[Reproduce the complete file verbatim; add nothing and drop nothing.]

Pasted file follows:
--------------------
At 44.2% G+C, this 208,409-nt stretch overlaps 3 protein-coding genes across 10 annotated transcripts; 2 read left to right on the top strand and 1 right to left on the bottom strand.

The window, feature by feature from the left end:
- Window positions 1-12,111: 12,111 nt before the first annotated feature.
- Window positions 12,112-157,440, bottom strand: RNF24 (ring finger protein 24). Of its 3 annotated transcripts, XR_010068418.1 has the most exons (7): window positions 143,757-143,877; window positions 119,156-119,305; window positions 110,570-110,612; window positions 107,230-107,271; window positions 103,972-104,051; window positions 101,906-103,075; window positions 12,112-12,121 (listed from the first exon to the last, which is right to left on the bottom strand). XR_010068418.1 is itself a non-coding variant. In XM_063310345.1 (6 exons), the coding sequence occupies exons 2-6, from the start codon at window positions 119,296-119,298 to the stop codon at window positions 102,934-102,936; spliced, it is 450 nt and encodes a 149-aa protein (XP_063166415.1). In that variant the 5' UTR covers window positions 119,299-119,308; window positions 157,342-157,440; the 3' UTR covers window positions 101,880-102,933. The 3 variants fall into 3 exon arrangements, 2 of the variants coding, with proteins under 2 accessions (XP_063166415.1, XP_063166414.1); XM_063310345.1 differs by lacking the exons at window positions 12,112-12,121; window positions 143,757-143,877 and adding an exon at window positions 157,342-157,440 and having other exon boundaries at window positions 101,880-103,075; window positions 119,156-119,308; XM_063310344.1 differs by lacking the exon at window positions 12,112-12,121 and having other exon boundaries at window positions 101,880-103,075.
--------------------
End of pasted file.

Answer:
At 44.2% G+C, this 208,409-nt stretch overlaps 3 protein-coding genes across 10 annotated transcripts; 2 read left to right on the top strand and 1 right to left on the bottom strand.

The window, feature by feature from the left end:
- Window positions 1-12,111: 12,111 nt before the first annotated feature.
- Window positions 12,112-157,440, bottom strand: RNF24 (ring finger protein 24). Of its 3 annotated transcripts, XR_010068418.1 has the most exons (7): window positions 143,757-143,877; window positions 119,156-119,305; window positions 110,570-110,612; window positions 107,230-107,271; window positions 103,972-104,051; window positions 101,906-103,075; window positions 12,112-12,121 (listed from the first exon to the last, which is right to left on the bottom strand). XR_010068418.1 is itself a non-coding variant. In XM_063310345.1 (6 exons), the coding sequence occupies exons 2-6, from the start codon at window positions 119,296-119,298 to the stop codon at window positions 102,934-102,936; spliced, it is 450 nt and encodes a 149-aa protein (XP_063166415.1). In that variant the 5' UTR covers window positions 119,299-119,308; window positions 157,342-157,440; the 3' UTR covers window positions 101,880-102,933. The 3 variants fall into 3 exon arrangements, 2 of the variants coding, with proteins under 2 accessions (XP_063166415.1, XP_063166414.1); XM_063310345.1 differs by lacking the exons at window positions 12,112-12,121; window positions 143,757-143,877 and adding an exon at window positions 157,342-157,440 and having other exon boundaries at window positions 101,880-103,075; window positions 119,156-119,308; XM_063310344.1 differs by lacking the exon at window positions 12,112-12,121 and having other exon boundaries at window positions 101,880-103,075.